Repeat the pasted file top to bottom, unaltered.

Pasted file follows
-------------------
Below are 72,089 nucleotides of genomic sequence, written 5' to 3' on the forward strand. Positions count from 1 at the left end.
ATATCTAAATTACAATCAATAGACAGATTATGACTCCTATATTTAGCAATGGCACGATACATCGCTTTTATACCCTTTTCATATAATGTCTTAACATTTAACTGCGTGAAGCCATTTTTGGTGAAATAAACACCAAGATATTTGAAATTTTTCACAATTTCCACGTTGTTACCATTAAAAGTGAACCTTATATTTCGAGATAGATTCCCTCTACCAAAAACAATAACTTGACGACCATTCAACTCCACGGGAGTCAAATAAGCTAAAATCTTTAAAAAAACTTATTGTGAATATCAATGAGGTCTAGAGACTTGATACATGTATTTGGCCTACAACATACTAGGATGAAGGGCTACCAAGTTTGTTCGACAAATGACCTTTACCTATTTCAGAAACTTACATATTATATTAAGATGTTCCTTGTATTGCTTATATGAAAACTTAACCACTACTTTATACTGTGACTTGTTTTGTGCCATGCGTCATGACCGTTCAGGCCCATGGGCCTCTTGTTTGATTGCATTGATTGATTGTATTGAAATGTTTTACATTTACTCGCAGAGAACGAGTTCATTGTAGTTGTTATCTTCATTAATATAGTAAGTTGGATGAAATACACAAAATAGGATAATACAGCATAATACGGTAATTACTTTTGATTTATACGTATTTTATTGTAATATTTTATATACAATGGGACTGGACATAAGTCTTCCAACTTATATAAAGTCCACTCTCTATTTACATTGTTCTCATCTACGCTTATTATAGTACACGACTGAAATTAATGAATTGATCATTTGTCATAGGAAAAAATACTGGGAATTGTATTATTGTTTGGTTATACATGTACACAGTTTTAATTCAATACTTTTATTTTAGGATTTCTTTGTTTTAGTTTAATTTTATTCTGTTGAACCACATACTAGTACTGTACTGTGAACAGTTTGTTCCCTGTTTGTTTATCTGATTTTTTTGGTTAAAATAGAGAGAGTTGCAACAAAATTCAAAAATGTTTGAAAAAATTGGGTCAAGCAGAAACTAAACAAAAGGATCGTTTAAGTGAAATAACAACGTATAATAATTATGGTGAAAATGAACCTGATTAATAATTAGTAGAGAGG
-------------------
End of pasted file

Below are 72,089 nucleotides of genomic sequence, written 5' to 3' on the forward strand. Positions count from 1 at the left end.
ATATCTAAATTACAATCAATAGACAGATTATGACTCCTATATTTAGCAATGGCACGATACATCGCTTTTATACCCTTTTCATATAATGTCTTAACATTTAACTGCGTGAAGCCATTTTTGGTGAAATAAACACCAAGATATTTGAAATTTTTCACAATTTCCACGTTGTTACCATTAAAAGTGAACCTTATATTTCGAGATAGATTCCCTCTACCAAAAACAATAACTTGACGACCATTCAACTCCACGGGAGTCAAATAAGCTAAAATCTTTAAAAAAACTTATTGTGAATATCAATGAGGTCTAGAGACTTGATACATGTATTTGGCCTACAACATACTAGGATGAAGGGCTACCAAGTTTGTTCGACAAATGACCTTTACCTATTTCAGAAACTTACATATTATATTAAGATGTTCCTTGTATTGCTTATATGAAAACTTAACCACTACTTTATACTGTGACTTGTTTTGTGCCATGCGTCATGACCGTTCAGGCCCATGGGCCTCTTGTTTGATTGCATTGATTGATTGTATTGAAATGTTTTACATTTACTCGCAGAGAACGAGTTCATTGTAGTTGTTATCTTCATTAATATAGTAAGTTGGATGAAATACACAAAATAGGATAATACAGCATAATACGGTAATTACTTTTGATTTATACGTATTTTATTGTAATATTTTATATACAATGGGACTGGACATAAGTCTTCCAACTTATATAAAGTCCACTCTCTATTTACATTGTTCTCATCTACGCTTATTATAGTACACGACTGAAATTAATGAATTGATCATTTGTCATAGGAAAAAATACTGGGAATTGTATTATTGTTTGGTTATACATGTACACAGTTTTAATTCAATACTTTTATTTTAGGATTTCTTTGTTTTAGTTTAATTTTATTCTGTTGAACCACATACTAGTACTGTACTGTGAACAGTTTGTTCCCTGTTTGTTTATCTGATTTTTTTGGTTAAAATAGAGAGAGTTGCAACAAAATTCAAAAATGTTTGAAAAAATTGGGTCAAGCAGAAACTAAACAAAAGGATCGTTTAAGTGAAATAACAACGTATAATAATTATGGTGAAAATGAACCTGATTAATAATTAGTAGAGAGG